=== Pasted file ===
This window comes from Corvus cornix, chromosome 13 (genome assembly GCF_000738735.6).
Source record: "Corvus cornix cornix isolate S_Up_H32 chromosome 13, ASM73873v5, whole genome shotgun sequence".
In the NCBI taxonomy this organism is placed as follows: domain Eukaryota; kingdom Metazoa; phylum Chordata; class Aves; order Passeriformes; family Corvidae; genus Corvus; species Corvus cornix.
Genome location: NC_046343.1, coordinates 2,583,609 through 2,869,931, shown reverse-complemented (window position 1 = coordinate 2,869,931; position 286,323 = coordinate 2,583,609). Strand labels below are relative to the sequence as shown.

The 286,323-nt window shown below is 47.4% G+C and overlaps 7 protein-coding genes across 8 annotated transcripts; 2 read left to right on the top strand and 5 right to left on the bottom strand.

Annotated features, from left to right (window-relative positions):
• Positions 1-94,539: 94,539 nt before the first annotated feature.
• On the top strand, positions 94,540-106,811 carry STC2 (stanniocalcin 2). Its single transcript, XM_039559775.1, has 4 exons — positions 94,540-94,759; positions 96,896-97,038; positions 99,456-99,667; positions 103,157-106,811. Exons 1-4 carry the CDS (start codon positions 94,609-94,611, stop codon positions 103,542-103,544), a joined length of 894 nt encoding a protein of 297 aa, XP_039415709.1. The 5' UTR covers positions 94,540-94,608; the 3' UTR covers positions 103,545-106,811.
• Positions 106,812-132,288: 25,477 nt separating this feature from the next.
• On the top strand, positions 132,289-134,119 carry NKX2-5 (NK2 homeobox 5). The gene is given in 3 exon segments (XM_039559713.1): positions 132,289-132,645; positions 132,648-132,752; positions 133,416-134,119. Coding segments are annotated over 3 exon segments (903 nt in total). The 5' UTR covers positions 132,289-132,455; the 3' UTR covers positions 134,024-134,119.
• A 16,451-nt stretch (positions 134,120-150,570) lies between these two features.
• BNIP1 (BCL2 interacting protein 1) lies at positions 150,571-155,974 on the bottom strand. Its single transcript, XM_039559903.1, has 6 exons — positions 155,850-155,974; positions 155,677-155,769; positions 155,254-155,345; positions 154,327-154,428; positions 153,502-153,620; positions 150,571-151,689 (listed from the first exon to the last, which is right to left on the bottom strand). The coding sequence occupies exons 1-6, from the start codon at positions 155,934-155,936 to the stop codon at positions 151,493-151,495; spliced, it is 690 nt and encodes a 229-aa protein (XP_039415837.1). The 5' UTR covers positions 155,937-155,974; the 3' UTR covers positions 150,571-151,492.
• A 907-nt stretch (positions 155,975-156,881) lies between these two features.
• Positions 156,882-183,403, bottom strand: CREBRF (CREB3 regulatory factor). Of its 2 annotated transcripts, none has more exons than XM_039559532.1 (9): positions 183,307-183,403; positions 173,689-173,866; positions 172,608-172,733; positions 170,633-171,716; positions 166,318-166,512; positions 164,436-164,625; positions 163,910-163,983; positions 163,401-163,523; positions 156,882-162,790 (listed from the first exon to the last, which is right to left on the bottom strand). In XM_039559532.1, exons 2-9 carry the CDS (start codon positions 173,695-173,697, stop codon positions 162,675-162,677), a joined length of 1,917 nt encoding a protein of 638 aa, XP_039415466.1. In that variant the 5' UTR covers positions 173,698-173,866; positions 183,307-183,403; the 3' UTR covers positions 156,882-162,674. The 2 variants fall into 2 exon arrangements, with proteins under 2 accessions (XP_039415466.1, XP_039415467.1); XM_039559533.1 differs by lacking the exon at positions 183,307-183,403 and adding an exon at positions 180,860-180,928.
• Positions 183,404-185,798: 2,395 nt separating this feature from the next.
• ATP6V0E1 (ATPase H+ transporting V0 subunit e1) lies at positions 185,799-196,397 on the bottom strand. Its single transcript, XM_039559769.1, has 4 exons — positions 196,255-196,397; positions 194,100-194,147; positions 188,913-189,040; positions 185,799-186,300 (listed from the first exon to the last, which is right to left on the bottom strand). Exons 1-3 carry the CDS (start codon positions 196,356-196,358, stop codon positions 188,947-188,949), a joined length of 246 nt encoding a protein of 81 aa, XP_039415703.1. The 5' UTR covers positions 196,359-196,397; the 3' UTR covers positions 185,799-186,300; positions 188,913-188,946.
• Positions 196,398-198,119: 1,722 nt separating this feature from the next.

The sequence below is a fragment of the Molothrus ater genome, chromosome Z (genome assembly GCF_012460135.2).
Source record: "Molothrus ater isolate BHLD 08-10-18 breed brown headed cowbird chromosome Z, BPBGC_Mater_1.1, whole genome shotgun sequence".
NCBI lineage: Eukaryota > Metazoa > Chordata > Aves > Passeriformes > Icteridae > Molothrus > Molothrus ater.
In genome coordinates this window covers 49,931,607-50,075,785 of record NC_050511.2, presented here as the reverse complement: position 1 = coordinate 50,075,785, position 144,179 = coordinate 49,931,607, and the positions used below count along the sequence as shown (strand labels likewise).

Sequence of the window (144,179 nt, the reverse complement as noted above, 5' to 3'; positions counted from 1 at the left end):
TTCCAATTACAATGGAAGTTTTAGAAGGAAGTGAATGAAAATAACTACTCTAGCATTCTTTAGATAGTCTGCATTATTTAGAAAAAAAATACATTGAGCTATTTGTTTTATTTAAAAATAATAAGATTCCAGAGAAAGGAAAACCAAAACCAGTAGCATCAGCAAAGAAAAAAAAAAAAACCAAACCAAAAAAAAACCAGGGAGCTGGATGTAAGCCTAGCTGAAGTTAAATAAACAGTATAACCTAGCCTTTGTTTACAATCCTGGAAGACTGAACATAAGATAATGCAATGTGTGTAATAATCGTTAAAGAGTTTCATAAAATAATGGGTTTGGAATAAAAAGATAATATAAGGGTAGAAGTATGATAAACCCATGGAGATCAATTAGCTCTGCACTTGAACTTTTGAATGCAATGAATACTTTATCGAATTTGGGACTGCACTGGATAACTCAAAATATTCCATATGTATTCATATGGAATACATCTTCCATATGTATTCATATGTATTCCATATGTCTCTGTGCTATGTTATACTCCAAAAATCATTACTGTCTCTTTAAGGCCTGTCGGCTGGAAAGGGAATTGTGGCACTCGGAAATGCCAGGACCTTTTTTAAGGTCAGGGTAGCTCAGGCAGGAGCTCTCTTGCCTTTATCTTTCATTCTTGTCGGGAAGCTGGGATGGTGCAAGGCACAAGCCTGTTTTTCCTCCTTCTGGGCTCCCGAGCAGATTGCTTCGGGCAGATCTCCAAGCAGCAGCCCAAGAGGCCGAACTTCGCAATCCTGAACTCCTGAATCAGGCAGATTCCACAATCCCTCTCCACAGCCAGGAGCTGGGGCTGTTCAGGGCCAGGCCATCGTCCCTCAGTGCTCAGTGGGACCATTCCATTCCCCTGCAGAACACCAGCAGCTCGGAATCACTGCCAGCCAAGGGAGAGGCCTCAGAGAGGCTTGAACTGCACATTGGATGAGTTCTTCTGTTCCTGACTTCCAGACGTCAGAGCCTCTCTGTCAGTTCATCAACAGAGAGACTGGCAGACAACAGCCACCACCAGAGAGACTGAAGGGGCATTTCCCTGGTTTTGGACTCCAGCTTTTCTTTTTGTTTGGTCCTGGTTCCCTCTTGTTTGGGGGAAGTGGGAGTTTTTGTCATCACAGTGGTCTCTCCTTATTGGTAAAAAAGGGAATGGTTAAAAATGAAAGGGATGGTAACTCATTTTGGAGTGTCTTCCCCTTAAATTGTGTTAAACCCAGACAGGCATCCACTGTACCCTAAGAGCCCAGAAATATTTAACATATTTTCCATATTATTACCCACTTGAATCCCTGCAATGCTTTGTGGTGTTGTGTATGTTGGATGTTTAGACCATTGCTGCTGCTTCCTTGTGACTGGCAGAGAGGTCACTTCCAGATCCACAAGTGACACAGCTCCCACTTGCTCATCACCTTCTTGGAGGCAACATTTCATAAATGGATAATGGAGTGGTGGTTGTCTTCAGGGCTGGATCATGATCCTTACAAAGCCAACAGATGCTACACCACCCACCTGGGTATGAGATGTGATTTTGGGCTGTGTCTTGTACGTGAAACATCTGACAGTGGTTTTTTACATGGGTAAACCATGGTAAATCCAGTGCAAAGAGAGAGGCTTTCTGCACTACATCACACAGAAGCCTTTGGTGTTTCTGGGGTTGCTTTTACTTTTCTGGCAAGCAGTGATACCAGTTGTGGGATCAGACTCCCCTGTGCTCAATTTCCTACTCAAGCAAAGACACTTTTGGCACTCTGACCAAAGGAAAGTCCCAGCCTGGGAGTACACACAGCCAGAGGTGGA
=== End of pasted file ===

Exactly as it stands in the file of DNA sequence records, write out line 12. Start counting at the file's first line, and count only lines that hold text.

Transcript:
• BNIP1 (BCL2 interacting protein 1) lies at positions 150,571-155,974 on the bottom strand. Its single transcript, XM_039559903.1, has 6 exons — positions 155,850-155,974; positions 155,677-155,769; positions 155,254-155,345; positions 154,327-154,428; positions 153,502-153,620; positions 150,571-151,689 (listed from the first exon to the last, which is right to left on the bottom strand). The coding sequence occupies exons 1-6, from the start codon at positions 155,934-155,936 to the stop codon at positions 151,493-151,495; spliced, it is 690 nt and encodes a 229-aa protein (XP_039415837.1). The 5' UTR covers positions 155,937-155,974; the 3' UTR covers positions 150,571-151,492.